Even if you’re one of the 19 other people in a competitive internship at Dean Witter with Chris Gardner (Will Smith) you gotta root for the guy. Life’s beaten him up but not got him down. He lugs his computer-monitor-sized bone density scanner all over San Francisco hoping to sell just one to make ends meet for his family—but nobody’s buying. As his wife’s (Thandie Newton) discontentment nears a boiling point Chris accepts an internship at financial institution Dean Witter—six months without pay and only one of the 20 applicants will ultimately get a job out of it. This sends her packing. She leaves Chris and their son Christopher (Jaden Smith) to fend for themselves at which point they get evicted. It’s the tip of the iceberg because over the course of Chris’ penniless pursuit of the Dean Witter job (and “happyness”) he and Christopher will get by sleeping in homeless shelter--and even in train-station bathrooms. Chris had always vowed to never leave his son and he keeps his promise but there’s no guarantee that his perseverance will pay off. Except for the fact that Happyness is “INSPIRED BY A TRUE STORY”! Will Smith is getting all the awards buzz but it’s his real-life son Jaden who transcends all expectations in Happyness. Jaden’s never acted in a movie before and it’s safe to assume that because of his father's long-running movie stardom he could not have grown up in a more different environment than that of his character. Which makes it all the more amazing for this 8-year-old Hollywood tyke to grasp even if coincidentally the plight of a nomadic urban child. The best part about little Jaden is that his performance doesn’t seem robotic like so many child actors who are already too "seasoned" for their own good. Aside from the expected cutesy laughs there’s genuine spontaneity in Jaden’s performance obviously thanks to the fact that he’s acting opposite his dad. Papa Smith gives what’s probably his best performance to date although he's had a career of primarily action roles that weren't exactly conducive to a skills showcase. He delivers the goods here—as seen in the tear-rific trailer—as a man whose whole life is his child but frankly the tears evoked might be too few for Oscar’s liking. Newton (Crash) in a small role is terribly miscast but Mr. and Mr. Smith dominate the screen anyway. Even with the studio flaunting the movie’s "Inspired by a true story..." tagline like a badge of honor—as studios tend to do—and this being the holiday season and all Italian director Gabriele Muccino expends way too much effort into the crowd-pleasing/feel-good aspects of Happyness. The happy ending everyone already knows about should be saccharine enough. Granted this is why a studio loves true stories—one that begins on a low note ends on a really high note and fluctuates all over the radar in between—and it may make the film more pleasing to its targeted mainstream audiences but Muccino and writer Steve Conrad (The Weather Man) really take the gloss factor much too far. In this case they essentially try to tell us a mostly sad story but will not let us feel sad. For instance during what could be very dark reflective scenes potentially connecting with viewers who have struggled through similar problems music befitting a children’s tale overtakes the would-be drama so we don’t ever feel too badly for Chris. It’s nice that the director cares so much for us but oftentimes the best directors are the ones who show an audience tough love.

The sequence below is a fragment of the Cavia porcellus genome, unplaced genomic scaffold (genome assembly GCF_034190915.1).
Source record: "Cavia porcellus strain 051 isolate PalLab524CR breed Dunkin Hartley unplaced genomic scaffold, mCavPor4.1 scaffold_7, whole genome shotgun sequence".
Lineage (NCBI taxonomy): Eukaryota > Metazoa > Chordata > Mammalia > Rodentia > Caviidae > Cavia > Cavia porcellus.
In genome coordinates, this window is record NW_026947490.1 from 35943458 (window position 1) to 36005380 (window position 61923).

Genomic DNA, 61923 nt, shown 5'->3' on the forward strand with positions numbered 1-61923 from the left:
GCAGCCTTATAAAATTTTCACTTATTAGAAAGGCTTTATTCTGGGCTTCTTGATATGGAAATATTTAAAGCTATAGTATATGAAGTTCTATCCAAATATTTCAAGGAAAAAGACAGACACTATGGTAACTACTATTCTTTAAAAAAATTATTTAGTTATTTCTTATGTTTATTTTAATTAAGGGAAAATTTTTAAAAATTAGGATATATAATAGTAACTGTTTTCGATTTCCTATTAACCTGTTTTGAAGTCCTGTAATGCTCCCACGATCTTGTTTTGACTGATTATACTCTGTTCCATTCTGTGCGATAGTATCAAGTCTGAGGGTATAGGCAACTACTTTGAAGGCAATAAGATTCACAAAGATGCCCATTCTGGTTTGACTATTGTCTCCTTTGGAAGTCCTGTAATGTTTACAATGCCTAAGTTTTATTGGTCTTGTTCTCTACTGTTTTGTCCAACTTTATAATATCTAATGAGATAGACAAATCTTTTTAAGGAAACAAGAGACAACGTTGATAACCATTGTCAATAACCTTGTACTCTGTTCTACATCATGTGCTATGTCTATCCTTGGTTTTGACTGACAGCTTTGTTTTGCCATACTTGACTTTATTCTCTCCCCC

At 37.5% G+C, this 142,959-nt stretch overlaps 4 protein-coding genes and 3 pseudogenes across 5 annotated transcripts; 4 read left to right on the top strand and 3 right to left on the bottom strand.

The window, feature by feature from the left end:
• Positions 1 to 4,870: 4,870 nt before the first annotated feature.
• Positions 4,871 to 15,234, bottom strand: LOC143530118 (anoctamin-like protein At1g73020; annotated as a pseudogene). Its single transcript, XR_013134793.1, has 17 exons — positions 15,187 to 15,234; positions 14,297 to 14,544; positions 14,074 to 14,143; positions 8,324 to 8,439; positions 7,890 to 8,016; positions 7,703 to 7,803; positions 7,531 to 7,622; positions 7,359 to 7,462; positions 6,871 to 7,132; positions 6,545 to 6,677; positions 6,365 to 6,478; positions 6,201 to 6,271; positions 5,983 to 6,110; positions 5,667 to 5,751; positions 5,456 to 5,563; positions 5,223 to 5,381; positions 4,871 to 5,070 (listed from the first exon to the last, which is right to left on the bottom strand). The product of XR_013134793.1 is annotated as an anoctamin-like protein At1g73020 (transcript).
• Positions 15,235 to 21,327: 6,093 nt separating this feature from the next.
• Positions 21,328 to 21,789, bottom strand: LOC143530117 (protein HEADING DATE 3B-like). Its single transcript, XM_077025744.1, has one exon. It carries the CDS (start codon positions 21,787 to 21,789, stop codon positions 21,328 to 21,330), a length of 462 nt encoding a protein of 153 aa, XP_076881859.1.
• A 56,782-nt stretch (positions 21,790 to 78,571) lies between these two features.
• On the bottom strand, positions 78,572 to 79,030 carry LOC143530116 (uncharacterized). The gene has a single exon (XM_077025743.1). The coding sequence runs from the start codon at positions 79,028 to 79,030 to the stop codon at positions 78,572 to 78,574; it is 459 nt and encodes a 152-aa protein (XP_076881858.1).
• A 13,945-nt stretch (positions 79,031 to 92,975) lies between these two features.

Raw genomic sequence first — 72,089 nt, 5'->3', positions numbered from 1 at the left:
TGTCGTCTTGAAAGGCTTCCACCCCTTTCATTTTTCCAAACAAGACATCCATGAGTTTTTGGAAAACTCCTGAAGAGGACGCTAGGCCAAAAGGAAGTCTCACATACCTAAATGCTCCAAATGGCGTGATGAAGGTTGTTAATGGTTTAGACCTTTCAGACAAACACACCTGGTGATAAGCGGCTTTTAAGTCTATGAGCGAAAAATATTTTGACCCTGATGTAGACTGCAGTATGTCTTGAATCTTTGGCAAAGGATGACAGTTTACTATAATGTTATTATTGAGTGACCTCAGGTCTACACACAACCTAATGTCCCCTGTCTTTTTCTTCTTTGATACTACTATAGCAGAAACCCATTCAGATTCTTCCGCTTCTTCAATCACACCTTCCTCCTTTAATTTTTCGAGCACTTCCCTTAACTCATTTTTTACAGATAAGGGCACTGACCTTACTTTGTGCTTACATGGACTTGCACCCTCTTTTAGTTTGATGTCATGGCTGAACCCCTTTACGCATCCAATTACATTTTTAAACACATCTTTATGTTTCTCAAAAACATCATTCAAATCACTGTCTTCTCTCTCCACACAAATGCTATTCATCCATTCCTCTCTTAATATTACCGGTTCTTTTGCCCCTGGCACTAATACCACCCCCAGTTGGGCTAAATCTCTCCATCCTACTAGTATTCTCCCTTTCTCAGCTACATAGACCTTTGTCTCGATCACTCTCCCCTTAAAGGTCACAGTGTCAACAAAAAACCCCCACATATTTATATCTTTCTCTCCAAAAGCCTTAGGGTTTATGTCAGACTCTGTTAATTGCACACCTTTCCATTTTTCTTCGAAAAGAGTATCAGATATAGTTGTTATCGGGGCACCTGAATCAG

October 04, 2006 5:16am EST
Jim Carrey and Cameron Diaz's plan to reunite in a new movie has fallen flat--both they and the movie's directors have walked away from the project.
The Mask costars were due to re-team for the first time since the 1994 comedy in A Little Game Without Consequence--which was due to begin shooting in New York City later this month.
But the duo quit, reportedly unhappy with filmmaker Gabriele Muccino's reworking of the script.
Muccino then left the film, citing "substantive creative differences" with producers.
But producers Focus Features insist the film will be made, with new leads and a different director.
A statement reads: "Due to amicable but substantive creative differences, Focus Features and producers Alain Chabat and Stephanie Danan are no longer making A Little Game with Gabriele Muccino.
"We are actively seeking a suitable replacement and plan to move forward with the project when that happens."
It's the third Carrey movie to collapse in the space of a year, after Used Guys, which was shut down due to escalating costs and Ripley's Believe It or Not, which has been put on hold.
He recently quit United Talent Agency (UTA) and signed with Creative Artists Agency (CAA).